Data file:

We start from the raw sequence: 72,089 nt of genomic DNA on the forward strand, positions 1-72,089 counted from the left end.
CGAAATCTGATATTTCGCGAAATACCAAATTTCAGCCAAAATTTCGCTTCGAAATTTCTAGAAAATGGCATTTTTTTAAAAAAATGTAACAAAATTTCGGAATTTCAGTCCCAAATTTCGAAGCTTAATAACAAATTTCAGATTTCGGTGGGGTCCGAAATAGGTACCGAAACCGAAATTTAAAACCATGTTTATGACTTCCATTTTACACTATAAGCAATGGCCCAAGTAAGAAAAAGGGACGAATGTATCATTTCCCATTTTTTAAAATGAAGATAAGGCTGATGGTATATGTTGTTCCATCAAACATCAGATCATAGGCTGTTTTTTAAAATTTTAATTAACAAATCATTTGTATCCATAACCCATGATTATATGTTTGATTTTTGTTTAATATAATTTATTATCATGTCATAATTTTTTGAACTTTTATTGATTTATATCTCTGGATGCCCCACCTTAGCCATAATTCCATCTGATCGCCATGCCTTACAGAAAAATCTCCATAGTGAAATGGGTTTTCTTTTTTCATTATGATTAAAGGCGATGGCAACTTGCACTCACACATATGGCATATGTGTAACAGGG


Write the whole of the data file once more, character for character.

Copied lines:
We start from the raw sequence: 72,089 nt of genomic DNA on the forward strand, positions 1-72,089 counted from the left end.
CGAAATCTGATATTTCGCGAAATACCAAATTTCAGCCAAAATTTCGCTTCGAAATTTCTAGAAAATGGCATTTTTTTAAAAAAATGTAACAAAATTTCGGAATTTCAGTCCCAAATTTCGAAGCTTAATAACAAATTTCAGATTTCGGTGGGGTCCGAAATAGGTACCGAAACCGAAATTTAAAACCATGTTTATGACTTCCATTTTACACTATAAGCAATGGCCCAAGTAAGAAAAAGGGACGAATGTATCATTTCCCATTTTTTAAAATGAAGATAAGGCTGATGGTATATGTTGTTCCATCAAACATCAGATCATAGGCTGTTTTTTAAAATTTTAATTAACAAATCATTTGTATCCATAACCCATGATTATATGTTTGATTTTTGTTTAATATAATTTATTATCATGTCATAATTTTTTGAACTTTTATTGATTTATATCTCTGGATGCCCCACCTTAGCCATAATTCCATCTGATCGCCATGCCTTACAGAAAAATCTCCATAGTGAAATGGGTTTTCTTTTTTCATTATGATTAAAGGCGATGGCAACTTGCACTCACACATATGGCATATGTGTAACAGGG